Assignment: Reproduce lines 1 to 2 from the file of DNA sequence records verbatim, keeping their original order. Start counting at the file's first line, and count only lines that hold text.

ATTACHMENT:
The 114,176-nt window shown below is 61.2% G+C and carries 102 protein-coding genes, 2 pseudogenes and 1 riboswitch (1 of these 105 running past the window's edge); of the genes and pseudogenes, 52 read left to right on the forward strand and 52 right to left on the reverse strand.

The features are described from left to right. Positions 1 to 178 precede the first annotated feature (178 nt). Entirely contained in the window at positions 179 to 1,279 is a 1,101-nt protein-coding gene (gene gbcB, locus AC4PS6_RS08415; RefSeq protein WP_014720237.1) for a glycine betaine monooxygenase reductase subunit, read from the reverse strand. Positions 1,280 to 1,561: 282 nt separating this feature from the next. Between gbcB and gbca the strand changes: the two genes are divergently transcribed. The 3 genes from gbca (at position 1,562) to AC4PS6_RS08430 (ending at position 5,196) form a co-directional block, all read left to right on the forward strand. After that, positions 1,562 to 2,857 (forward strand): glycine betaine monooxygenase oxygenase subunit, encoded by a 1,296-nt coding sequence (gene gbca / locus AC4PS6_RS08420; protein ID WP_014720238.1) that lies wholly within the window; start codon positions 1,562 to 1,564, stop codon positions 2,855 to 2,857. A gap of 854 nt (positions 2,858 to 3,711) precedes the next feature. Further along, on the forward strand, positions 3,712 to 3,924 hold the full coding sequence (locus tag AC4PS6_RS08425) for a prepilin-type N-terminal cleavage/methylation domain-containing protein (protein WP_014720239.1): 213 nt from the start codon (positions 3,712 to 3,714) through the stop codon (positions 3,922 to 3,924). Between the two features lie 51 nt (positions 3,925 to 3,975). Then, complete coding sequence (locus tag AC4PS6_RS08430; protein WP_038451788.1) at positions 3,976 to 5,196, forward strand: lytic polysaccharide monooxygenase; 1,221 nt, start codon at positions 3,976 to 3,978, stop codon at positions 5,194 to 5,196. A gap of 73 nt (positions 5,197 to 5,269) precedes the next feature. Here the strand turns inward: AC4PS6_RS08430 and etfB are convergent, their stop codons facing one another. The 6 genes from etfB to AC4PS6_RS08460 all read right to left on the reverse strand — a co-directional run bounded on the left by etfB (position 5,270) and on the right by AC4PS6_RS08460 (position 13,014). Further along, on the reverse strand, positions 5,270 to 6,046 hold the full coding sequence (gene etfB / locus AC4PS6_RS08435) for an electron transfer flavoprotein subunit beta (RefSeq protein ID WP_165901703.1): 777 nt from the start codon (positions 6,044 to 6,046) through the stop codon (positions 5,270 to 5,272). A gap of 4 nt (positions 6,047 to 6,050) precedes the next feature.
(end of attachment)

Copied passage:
The 114,176-nt window shown below is 61.2% G+C and carries 102 protein-coding genes, 2 pseudogenes and 1 riboswitch (1 of these 105 running past the window's edge); of the genes and pseudogenes, 52 read left to right on the forward strand and 52 right to left on the reverse strand.

The features are described from left to right. Positions 1 to 178 precede the first annotated feature (178 nt). Entirely contained in the window at positions 179 to 1,279 is a 1,101-nt protein-coding gene (gene gbcB, locus AC4PS6_RS08415; RefSeq protein WP_014720237.1) for a glycine betaine monooxygenase reductase subunit, read from the reverse strand. Positions 1,280 to 1,561: 282 nt separating this feature from the next. Between gbcB and gbca the strand changes: the two genes are divergently transcribed. The 3 genes from gbca (at position 1,562) to AC4PS6_RS08430 (ending at position 5,196) form a co-directional block, all read left to right on the forward strand. After that, positions 1,562 to 2,857 (forward strand): glycine betaine monooxygenase oxygenase subunit, encoded by a 1,296-nt coding sequence (gene gbca / locus AC4PS6_RS08420; protein ID WP_014720238.1) that lies wholly within the window; start codon positions 1,562 to 1,564, stop codon positions 2,855 to 2,857. A gap of 854 nt (positions 2,858 to 3,711) precedes the next feature. Further along, on the forward strand, positions 3,712 to 3,924 hold the full coding sequence (locus tag AC4PS6_RS08425) for a prepilin-type N-terminal cleavage/methylation domain-containing protein (protein WP_014720239.1): 213 nt from the start codon (positions 3,712 to 3,714) through the stop codon (positions 3,922 to 3,924). Between the two features lie 51 nt (positions 3,925 to 3,975). Then, complete coding sequence (locus tag AC4PS6_RS08430; protein WP_038451788.1) at positions 3,976 to 5,196, forward strand: lytic polysaccharide monooxygenase; 1,221 nt, start codon at positions 3,976 to 3,978, stop codon at positions 5,194 to 5,196. A gap of 73 nt (positions 5,197 to 5,269) precedes the next feature. Here the strand turns inward: AC4PS6_RS08430 and etfB are convergent, their stop codons facing one another. The 6 genes from etfB to AC4PS6_RS08460 all read right to left on the reverse strand — a co-directional run bounded on the left by etfB (position 5,270) and on the right by AC4PS6_RS08460 (position 13,014). Further along, on the reverse strand, positions 5,270 to 6,046 hold the full coding sequence (gene etfB / locus AC4PS6_RS08435) for an electron transfer flavoprotein subunit beta (RefSeq protein ID WP_165901703.1): 777 nt from the start codon (positions 6,044 to 6,046) through the stop codon (positions 5,270 to 5,272). A gap of 4 nt (positions 6,047 to 6,050) precedes the next feature.